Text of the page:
It is a common joke throughout the left blogosphere that “it pisses the left off” is a prime motivator for right-wing political endorsement. And it’s not just a joke. A number of actual policies have been passed simply to “aggravate” assumed ideological enemies or to punish those perceived as lesser for “working against” them.

And more generally, a large number of rhetorical flourishes and argument positions have been widely adopted as ways to shut up liberals or otherwise piss them off. From the “anti-PC” bigotry to the circus around Palin’s “blood-libel” idiocy. And a number have been adopting whole purchasing and personal action decisions on trying to make hippies cry from countering Earth Day by deliberately wasting electricity and polluting to those who have decided to eat unhealthily and risk their own health just to show those hippie overlords.

But those are mere manifestations of the phenomenon compared to the big stuff.

Slacktivist had a fantastic post on anti-choice activists and the way they have to skew how the world works simply to create a moral fight they can feel on the right side of while doing nothing really and indulging in all of their tribal hatreds of anyone in a societally disadvantaged position.

I’d recommend reading the whole thing, but it goes into how this world of “pro-life” activism provides an easy fiction where one can role-play like a hero as if life was a sort of D&D campaign.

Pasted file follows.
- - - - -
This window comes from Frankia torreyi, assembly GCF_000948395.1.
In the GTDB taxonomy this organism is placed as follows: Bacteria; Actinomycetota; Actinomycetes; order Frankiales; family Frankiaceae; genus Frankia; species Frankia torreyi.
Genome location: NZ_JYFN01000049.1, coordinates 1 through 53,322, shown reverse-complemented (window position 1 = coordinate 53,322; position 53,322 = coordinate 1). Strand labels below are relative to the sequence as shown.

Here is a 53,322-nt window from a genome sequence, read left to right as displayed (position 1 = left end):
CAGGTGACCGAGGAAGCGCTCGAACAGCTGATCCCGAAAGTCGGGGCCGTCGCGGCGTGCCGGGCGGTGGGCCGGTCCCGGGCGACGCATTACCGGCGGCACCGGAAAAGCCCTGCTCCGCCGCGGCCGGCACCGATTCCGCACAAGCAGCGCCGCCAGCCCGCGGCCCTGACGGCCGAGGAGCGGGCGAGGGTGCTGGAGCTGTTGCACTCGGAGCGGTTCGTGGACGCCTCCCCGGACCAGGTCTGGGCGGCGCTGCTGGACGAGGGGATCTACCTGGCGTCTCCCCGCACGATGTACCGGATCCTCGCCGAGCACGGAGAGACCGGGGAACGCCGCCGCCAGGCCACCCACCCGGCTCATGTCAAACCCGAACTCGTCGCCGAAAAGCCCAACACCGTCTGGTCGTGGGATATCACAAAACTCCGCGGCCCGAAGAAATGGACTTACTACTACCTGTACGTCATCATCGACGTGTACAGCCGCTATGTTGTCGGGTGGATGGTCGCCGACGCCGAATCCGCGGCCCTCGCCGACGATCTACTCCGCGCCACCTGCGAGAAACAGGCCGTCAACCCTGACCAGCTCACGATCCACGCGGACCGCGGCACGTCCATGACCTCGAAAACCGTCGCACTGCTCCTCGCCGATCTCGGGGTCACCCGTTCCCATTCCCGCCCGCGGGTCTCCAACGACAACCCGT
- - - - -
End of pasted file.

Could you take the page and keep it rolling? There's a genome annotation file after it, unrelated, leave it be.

But lost in this psycho-drama, is the fact that this activism has a social cost. There are real women who are denied a sometimes critical medical surgery because of this psychodrama. Real women who die when access becomes more and more constrained.

Not to mention that this need to be a hero and be on the right side of an issue where you fight for an oppressed group is something that’s easy to find. There’s no shortage of minority groups seeking basic human rights in this country. Not to mention the number of outright atrocities and war-crimes committed overseas that it would be easy to invest oneself in without much effort to determine the “bad guys” and the “good guys”. And of course the general relief organizations who always need help getting famine aid and medical attention to disaster-stricken areas.

But these issues are off the map. Because it’s about the psychodrama, the ease of a fictional fight, and the relief one feels from being part of a group “fighting a good fight” without having to risk the disadvantages of having yourself and allies be members of non-advantaged members of society.